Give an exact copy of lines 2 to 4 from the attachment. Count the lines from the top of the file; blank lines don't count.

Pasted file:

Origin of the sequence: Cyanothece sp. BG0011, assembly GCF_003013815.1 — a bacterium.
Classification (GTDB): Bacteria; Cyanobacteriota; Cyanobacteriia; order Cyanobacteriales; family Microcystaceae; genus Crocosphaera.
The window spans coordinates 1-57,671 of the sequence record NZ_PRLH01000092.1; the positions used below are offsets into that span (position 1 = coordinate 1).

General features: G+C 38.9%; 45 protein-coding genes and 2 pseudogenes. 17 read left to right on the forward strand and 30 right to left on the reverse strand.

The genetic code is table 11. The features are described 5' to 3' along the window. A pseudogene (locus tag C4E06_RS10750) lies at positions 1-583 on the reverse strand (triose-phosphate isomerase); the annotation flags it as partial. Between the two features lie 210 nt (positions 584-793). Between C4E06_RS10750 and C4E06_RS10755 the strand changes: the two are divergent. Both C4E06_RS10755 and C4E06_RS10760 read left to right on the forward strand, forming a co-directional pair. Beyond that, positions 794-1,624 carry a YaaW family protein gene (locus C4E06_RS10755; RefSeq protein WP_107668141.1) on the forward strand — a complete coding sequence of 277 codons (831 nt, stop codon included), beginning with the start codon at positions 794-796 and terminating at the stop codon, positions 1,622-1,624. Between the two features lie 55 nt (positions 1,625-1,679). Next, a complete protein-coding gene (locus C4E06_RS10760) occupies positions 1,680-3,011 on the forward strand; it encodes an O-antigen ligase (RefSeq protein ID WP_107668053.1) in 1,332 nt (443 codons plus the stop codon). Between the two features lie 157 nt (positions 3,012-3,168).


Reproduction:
Classification (GTDB): Bacteria; Cyanobacteriota; Cyanobacteriia; order Cyanobacteriales; family Microcystaceae; genus Crocosphaera.
The window spans coordinates 1-57,671 of the sequence record NZ_PRLH01000092.1; the positions used below are offsets into that span (position 1 = coordinate 1).

General features: G+C 38.9%; 45 protein-coding genes and 2 pseudogenes. 17 read left to right on the forward strand and 30 right to left on the reverse strand.